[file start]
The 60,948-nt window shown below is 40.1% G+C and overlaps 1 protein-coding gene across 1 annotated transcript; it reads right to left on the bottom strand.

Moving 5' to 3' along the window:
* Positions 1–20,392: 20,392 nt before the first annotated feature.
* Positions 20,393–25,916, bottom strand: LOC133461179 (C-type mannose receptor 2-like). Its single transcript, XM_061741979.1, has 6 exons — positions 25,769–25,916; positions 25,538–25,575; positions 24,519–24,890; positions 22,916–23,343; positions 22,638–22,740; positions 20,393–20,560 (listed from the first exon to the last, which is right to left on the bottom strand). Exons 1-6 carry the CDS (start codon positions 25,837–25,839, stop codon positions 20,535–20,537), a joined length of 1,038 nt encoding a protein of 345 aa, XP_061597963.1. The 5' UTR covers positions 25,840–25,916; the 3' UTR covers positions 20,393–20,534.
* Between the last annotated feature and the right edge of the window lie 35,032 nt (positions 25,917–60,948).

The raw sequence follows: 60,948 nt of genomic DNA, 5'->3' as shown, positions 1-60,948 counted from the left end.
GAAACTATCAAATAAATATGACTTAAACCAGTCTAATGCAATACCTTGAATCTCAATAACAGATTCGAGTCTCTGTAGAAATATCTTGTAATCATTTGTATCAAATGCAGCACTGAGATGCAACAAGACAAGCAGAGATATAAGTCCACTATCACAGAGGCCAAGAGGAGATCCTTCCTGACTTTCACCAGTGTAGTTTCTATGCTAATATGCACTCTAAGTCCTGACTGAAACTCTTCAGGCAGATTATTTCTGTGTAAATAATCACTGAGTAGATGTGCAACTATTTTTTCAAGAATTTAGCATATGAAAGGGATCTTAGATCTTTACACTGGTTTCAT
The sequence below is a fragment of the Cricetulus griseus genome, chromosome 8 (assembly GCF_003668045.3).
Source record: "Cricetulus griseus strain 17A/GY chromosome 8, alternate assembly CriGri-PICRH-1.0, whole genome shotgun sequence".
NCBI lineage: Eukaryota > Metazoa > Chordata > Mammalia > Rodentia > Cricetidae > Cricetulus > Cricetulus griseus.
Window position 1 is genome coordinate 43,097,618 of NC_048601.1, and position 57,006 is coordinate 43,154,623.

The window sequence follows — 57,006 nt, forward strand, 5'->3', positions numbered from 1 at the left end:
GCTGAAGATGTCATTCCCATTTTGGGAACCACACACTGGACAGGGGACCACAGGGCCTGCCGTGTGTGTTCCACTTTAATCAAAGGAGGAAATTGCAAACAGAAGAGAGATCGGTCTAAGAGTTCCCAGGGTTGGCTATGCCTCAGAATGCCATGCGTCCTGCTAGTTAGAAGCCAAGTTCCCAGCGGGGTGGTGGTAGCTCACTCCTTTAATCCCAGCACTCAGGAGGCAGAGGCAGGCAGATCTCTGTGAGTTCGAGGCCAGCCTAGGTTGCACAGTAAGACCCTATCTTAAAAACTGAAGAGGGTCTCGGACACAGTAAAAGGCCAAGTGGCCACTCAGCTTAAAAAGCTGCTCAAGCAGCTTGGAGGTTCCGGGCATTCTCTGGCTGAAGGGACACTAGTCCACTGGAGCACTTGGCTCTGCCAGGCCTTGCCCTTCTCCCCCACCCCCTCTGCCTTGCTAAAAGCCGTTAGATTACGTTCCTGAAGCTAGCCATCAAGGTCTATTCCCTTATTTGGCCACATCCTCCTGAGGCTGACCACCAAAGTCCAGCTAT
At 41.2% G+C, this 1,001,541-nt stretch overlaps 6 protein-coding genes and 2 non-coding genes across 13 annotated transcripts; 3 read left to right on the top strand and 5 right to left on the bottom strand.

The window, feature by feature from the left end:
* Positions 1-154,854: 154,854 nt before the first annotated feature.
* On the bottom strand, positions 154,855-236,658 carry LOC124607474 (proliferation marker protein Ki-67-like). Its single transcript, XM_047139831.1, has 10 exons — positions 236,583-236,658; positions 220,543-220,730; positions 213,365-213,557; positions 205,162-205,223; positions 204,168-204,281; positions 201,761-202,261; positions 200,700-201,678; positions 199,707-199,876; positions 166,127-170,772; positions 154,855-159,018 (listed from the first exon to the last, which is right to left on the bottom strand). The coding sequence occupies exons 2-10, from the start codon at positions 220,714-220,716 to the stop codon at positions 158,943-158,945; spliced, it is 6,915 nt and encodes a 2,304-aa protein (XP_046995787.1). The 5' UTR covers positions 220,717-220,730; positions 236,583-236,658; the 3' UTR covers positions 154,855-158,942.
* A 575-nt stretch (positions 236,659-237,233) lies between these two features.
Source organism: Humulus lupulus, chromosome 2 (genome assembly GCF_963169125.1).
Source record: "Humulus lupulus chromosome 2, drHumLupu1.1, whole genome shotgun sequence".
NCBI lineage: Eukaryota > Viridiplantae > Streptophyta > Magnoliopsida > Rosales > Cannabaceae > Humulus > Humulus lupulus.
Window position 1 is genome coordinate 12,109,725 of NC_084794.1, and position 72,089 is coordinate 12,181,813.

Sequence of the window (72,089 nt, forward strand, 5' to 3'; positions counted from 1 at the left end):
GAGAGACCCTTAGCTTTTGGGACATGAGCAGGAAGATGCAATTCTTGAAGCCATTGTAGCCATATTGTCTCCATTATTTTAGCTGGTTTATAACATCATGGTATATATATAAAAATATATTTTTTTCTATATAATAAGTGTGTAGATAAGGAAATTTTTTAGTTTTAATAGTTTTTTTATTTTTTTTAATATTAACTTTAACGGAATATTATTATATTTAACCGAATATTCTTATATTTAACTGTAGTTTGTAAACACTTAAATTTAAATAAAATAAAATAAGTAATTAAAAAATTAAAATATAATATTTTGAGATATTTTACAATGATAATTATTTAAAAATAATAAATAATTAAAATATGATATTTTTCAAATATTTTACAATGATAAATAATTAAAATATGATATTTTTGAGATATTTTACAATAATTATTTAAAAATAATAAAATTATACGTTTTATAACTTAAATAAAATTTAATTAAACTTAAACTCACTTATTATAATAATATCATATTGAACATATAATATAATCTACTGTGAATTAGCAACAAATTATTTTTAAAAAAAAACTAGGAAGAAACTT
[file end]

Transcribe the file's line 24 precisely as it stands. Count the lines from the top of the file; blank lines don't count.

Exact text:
GAGAGACCCTTAGCTTTTGGGACATGAGCAGGAAGATGCAATTCTTGAAGCCATTGTAGCCATATTGTCTCCATTATTTTAGCTGGTTTATAACATCATGGTATATATATAAAAATATATTTTTTTCTATATAATAAGTGTGTAGATAAGGAAATTTTTTAGTTTTAATAGTTTTTTTATTTTTTTTAATATTAACTTTAACGGAATATTATTATATTTAACCGAATATTCTTATATTTAACTGTAGTTTGTAAACACTTAAATTTAAATAAAATAAAATAAGTAATTAAAAAATTAAAATATAATATTTTGAGATATTTTACAATGATAATTATTTAAAAATAATAAATAATTAAAATATGATATTTTTCAAATATTTTACAATGATAAATAATTAAAATATGATATTTTTGAGATATTTTACAATAATTATTTAAAAATAATAAAATTATACGTTTTATAACTTAAATAAAATTTAATTAAACTTAAACTCACTTATTATAATAATATCATATTGAACATATAATATAATCTACTGTGAATTAGCAACAAATTATTTTTAAAAAAAAACTAGGAAGAAACTT